Who was and what is “Fat Betty” on Danby Moor?
Updated: 7 hours ago
Whist training as a Blue Badge Guide and travelling along Blakey Ridge on one of our North York Moors training days – someone pointed down a side road towards Rosedale Abbey and said “and Fat Betty lives just down there”.
I was intrigued. Who was Fat Betty? Was it something to do with a tribute to Mungo Jerry (one for the over 50’s!) or an obese sheep wandering the Moors? On investigation – it turns out it was neither.
I’ve since passed Fat Betty numerous times on my North York Moors & Whitby Tour, stopping with guests to leave a small gift or offering (more on this later). Fat Betty is actually the name given to an ancient Christian wayside preaching cross dating back to the 11th century.
In addition to serving the function of reiterating and reinforcing the Christian faith amongst those who passed the cross and of reassuring the traveller, wayside crosses often fulfilled a role as waymarkers, especially in difficult and otherwise unmarked terrain.
The crosses were often on regularly used routes linking ordinary settlements and on routes having a more specifically religious function, including those providing access to religious sites for parishioners and funeral processions, or marking long-distance routes frequented on pilgrimages. In the case of Fat Betty it is believed that it would have been on a route for visitors from the North to Rosedale Priory. (The village of Rosedale Abbey was home to the priory but no ruins remain today).
Fat Betty is actually a Grade II listed monument, (the cross was sometimes known as White Cross) and was also used as a boundary marker. Standing on Danby Moor, Fat Betty sits at the junction of three Medieval parish boundaries at the meeting of Rosedale, Westerdale and Danby.
It now sits on the Downe Estate and is regularly white washed by them along with other boundary markers on their estate.
What exists today is a cross base consisting of a huge block of local gritstone almost a meter square which tapers slightly to the top. It is understood that there was a cross shaft sitting on top of this which has been lost (or used as a gatepost sometime by a local farmer). The head of the cross is shaped in a circle about half a meter across with four circular indentations on each side to make it look like a cross, but it does also make it look like a face!. This sort of shaped cross was known as a “wheel cross” and Fat Betty is the only registered cross of this type in Yorkshire.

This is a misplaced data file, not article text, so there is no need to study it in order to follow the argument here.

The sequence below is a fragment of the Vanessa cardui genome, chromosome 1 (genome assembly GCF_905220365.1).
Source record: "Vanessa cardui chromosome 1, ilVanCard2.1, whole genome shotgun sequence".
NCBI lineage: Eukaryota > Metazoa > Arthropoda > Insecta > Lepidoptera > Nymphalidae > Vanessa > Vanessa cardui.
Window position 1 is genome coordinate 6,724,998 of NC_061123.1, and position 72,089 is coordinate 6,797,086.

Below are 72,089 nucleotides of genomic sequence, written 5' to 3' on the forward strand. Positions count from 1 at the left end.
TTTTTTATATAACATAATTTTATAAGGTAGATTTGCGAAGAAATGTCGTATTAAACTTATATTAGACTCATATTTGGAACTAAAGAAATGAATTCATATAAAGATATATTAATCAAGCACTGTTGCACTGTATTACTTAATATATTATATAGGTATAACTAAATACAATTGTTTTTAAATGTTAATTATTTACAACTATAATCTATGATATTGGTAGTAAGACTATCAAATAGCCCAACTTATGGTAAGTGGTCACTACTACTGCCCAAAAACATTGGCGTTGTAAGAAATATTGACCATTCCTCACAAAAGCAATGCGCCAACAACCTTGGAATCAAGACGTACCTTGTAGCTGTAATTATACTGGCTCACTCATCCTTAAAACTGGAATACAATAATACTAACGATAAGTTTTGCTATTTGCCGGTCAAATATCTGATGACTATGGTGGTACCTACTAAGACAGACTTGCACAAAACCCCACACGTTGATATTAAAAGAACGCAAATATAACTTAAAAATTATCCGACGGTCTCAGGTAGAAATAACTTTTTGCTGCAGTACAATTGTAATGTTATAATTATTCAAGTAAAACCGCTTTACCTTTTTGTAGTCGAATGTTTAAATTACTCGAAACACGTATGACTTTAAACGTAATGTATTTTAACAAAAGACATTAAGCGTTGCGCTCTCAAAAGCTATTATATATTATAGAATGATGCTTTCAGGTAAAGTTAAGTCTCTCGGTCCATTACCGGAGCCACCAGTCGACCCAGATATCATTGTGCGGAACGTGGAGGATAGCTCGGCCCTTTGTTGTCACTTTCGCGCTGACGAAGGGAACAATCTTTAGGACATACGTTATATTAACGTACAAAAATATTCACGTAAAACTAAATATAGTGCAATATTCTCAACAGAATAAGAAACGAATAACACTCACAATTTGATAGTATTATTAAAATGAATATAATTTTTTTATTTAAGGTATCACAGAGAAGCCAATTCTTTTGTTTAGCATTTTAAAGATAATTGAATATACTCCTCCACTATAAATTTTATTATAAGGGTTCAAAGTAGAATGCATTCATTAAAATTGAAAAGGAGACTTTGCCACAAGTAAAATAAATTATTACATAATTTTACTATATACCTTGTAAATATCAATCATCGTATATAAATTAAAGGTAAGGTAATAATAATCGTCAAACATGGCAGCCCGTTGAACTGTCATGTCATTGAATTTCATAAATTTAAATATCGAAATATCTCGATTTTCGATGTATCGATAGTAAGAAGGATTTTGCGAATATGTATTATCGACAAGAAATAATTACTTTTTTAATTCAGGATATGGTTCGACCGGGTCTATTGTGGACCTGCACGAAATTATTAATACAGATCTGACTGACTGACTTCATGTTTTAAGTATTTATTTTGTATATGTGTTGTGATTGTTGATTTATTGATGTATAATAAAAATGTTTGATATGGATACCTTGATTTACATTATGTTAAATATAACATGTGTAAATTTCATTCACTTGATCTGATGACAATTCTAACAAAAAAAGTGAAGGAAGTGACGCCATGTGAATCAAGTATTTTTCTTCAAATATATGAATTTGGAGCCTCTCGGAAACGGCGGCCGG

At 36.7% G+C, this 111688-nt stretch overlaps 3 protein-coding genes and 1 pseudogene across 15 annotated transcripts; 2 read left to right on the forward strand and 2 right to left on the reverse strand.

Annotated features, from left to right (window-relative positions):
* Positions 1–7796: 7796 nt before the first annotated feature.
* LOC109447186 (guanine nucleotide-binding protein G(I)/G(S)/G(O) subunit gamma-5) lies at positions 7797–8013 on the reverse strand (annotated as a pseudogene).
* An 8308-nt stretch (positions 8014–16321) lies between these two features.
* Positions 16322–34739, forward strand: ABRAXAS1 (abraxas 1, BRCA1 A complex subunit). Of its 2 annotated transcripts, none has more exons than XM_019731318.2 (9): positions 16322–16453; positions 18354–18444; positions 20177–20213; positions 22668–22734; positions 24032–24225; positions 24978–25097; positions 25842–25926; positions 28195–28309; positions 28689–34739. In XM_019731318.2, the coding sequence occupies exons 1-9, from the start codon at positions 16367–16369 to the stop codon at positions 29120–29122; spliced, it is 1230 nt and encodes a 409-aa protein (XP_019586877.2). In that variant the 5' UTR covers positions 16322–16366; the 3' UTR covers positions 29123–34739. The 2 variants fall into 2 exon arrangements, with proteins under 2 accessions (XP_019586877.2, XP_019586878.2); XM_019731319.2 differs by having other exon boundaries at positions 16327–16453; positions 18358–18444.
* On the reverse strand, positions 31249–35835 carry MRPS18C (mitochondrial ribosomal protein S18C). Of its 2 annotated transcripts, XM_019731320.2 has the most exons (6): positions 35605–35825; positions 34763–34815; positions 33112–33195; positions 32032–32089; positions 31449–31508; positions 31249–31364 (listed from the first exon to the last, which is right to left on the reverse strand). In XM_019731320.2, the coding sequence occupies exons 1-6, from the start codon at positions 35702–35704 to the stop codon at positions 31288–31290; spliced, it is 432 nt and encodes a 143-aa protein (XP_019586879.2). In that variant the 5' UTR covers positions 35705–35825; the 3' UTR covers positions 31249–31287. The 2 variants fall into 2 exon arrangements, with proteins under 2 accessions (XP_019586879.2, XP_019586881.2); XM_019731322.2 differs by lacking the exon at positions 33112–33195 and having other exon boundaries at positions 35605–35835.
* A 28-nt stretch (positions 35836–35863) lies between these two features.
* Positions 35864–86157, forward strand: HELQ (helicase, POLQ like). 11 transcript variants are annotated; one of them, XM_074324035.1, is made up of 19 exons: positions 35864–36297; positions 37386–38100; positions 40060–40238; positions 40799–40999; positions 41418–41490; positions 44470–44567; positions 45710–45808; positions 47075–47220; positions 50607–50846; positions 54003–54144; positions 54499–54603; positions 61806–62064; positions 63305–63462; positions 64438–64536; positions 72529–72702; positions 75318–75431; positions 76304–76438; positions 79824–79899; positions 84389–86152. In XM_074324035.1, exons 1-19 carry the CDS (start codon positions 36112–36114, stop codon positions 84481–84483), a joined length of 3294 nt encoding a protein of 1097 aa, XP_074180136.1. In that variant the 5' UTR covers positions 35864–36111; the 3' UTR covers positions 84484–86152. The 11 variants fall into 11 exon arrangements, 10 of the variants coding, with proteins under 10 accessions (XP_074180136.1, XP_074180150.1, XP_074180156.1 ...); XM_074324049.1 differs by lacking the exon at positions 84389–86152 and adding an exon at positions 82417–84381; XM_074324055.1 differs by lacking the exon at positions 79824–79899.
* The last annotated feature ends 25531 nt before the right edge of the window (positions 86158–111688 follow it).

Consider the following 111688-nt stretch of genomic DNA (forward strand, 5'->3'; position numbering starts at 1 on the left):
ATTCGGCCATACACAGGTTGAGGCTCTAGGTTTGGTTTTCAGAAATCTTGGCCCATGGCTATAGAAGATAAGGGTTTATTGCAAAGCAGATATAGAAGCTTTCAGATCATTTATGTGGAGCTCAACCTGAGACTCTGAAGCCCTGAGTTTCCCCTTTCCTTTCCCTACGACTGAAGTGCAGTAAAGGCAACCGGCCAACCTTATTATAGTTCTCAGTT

The fact the wheel cross sits on the huge block makes it look like a squat, overweight figure and is part of the reason the cross is known as Fat…Betty. But why Betty?
There are a couple of myths as to where the Betty part originates. One legend tells us that a nun and her attendant from Rosedale abbey found themselves lost in thick fog on the moor; they were eventually found dead and the cross was set up to commemorate the nun named Elizabeth (or Betty for short). Another legend says that a local farmer’s wife died here. Her husband found her dead here and set up the cross in her memory – the farmer’s wife was apparently called Margaret or Betty and the cross was originally known as The Margery Cross.
Another bit of local folklore also tells the tale of Fat Betty and another ancient preaching cross close by called Young Ralph. Apparently they are married and travel and meet up after dark when no one is around. As far as I am aware no-one has witnessed this occurance!
Finally, with these crosses acting as waymarks for travellers there has been a tradition dating back hundreds of years of leaving a gift of some food at the cross in case a traveller in need stumbled on the cross needing sustenance. Every time I stop at Fat Betty, on top of the cross there is always a selection of snacks from mandarin oranges, hotel packs of biscuits, chocolate bars, packs of crisps and sweets left by others. We always continue this tradition and I always keep packs cereal bars and Haribo sweets in my boot for my visitors to leave!